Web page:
Bea Dimaunahan writes a powerful story of being short of cash in her last semester of undergraduate school. I am sure it is a story that is repeated, routinely, as I have two friends today in similar circumstances.
Her story speaks to a much broader issue: The dilemma of student loans. Students buy the widespread lie that the only way to succeed in life is to take a four-year degree, “…or else, no one will hire you.” Some students rack up student-loan debt of six figures. You can do the math for the decades it will take to pay that sum down.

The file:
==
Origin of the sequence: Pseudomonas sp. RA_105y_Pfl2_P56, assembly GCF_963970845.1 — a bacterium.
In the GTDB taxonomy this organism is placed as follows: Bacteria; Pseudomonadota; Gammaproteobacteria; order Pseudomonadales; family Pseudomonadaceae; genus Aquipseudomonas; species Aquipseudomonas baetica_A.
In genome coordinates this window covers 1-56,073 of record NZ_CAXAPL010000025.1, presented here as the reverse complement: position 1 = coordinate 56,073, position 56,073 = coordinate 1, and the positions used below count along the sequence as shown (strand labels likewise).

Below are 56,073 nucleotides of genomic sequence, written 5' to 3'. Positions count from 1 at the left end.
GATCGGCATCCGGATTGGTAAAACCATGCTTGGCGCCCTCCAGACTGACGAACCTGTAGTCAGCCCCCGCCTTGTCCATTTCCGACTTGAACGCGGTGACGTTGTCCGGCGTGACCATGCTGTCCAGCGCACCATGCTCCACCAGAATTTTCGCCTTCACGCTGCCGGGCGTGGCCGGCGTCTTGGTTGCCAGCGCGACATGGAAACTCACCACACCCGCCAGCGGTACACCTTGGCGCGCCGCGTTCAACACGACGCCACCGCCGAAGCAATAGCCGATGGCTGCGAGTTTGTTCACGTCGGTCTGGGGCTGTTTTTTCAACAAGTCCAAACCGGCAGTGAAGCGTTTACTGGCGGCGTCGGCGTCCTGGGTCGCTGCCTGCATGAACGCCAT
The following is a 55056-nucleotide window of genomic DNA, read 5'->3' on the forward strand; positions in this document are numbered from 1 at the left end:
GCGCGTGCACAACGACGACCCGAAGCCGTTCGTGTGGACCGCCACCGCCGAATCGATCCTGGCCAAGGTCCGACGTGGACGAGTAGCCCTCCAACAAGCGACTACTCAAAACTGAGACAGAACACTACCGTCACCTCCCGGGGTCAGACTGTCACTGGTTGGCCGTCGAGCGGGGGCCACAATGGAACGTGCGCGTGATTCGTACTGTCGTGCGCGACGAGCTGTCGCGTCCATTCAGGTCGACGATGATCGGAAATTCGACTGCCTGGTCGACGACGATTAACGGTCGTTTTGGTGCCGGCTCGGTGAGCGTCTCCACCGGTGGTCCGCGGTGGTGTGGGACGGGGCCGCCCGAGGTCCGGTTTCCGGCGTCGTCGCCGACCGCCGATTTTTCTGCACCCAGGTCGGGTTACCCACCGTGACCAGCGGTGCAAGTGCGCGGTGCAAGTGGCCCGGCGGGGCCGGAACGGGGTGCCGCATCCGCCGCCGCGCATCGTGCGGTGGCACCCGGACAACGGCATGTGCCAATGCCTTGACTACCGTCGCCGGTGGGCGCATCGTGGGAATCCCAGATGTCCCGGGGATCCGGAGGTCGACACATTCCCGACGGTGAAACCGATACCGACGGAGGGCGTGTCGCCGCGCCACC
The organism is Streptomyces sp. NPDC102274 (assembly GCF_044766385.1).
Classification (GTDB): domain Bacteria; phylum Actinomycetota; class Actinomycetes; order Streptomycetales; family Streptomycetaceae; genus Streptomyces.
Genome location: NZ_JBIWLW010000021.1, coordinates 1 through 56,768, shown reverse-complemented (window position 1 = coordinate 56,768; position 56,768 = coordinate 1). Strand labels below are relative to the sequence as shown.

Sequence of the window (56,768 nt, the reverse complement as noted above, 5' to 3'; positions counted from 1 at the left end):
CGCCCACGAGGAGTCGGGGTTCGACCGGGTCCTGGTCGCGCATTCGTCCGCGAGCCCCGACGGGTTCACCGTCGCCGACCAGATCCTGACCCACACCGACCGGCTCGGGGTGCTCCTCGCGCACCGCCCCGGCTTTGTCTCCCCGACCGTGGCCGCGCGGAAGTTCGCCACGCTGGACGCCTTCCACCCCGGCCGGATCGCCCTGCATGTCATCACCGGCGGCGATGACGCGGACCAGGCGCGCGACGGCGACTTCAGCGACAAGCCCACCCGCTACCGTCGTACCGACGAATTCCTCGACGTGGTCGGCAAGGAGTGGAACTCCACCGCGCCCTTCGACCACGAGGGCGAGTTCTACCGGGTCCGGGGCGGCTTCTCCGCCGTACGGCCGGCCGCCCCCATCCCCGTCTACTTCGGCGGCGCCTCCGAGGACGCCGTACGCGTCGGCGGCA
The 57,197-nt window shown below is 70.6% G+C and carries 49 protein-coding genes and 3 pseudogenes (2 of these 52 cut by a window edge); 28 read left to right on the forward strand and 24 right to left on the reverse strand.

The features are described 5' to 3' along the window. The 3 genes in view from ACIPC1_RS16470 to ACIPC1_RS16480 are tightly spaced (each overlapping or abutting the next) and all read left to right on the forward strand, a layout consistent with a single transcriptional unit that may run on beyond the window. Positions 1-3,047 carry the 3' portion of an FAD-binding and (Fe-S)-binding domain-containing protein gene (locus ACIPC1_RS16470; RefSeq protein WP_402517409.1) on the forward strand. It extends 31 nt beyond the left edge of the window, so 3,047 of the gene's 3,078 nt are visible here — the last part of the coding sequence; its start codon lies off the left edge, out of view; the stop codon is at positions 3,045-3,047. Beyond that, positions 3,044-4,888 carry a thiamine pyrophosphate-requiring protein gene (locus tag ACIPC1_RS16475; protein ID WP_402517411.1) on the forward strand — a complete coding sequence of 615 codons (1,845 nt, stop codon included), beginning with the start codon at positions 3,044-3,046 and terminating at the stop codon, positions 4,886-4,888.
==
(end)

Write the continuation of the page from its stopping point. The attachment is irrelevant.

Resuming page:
In our educational ‘system’ there is no room for skilled trades and/or self employment, yet 3 million skilled-trades jobs go unfilled each day in the USA. In our small state of West Virginia, we continue to see the outmigration of the young — often the brightest and best — who have heeded the long-held stance of this state: “The only way you can make a decent living is to work for someone else.” As I have said many times, that ‘someone else’ is routinely in some other state.
The increasing expense of higher education — and the concurrent student loan debt — will soon turn our state into an unpopulated game preserve.